Another flight with refugees from Afghanistan has landed in Greece. Among the more than 100 people were primarily judges, lawyers, journalists and other people whose lives were in danger under the Taliban regime.
On Monday (November 22), 119 Afghans were granted temporary shelter in Greece after being evacuated on a special flight from Kabul to the northern city of Thessaloniki. The group is believed to have been at risk from the Taliban.
Greek officials said that among the passengers were Afghanistan's former minister of borders and tribal affairs, Mohibullah Samim, the Associated Press (AP) news agency reported. Other passengers included a lawyer who had prosecuted suspected Taliban fighters, women's rights activists and a female judge.
According to the AP, passengers will stay in Greece until they are able to travel on to other countries, including the United States and Canada.
So far, Greece has taken in 819 people from Afghanistan, according to the dpa news agency. AP on the other hand spoke of "about 700 people in all," including a "group of female Afghan judges and former members of parliament together with their families."
Following the takeover of Kabul by the militant-Islamist Taliban on August 15, thousands of Afghans have been facing repressions and mortal danger in their home country. According to a recent report by the German foreign ministry, safety and security for the Afghan population has declined dramatically since the Taliban seized power.
In recent months, Greece has been stepping up security at its eastern border and has been tightening surveillance over its maritime borders. Aid organizations have repeatedly accused Greece of forcibly returning potential asylum seekers to Turkey.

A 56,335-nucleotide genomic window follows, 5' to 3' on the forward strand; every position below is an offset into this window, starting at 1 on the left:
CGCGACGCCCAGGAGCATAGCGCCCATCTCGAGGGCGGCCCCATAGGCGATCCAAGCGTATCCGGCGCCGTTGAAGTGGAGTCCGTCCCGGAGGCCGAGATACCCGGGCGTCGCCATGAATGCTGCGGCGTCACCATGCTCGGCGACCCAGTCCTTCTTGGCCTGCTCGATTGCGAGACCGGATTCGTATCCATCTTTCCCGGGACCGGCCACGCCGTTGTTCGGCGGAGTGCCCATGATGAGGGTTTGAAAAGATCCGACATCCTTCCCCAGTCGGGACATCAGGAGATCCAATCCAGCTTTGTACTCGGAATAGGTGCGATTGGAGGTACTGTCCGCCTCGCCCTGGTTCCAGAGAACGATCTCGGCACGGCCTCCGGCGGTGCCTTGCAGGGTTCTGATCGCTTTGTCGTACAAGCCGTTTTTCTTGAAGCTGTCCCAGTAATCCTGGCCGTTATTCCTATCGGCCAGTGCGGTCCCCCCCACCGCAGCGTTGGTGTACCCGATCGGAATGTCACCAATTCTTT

In October, an investigative project by various media organizations provided evidence that Greece conducts this illegal practice known as pushbacks using EU funds.
The Greek government, however, argues that it is protecting its own national borders, which are also EU borders. Migration Minister Notis Mitarakis has repeatedly stressed that there will be no more chaotic situations like the one in 2015, when more than 850,000 migrants entered Greece irregularly from Turkey on their way to central Europe. Despite fears, Greece has not seen a big influx of Afghan refugees this fall trying to enter illegally.
Moreover, Greece has lately transferred thousands of migrants likely to be granted asylum to the mainland. They include pregnant women, older or sick people as well as children.
With AP, dpa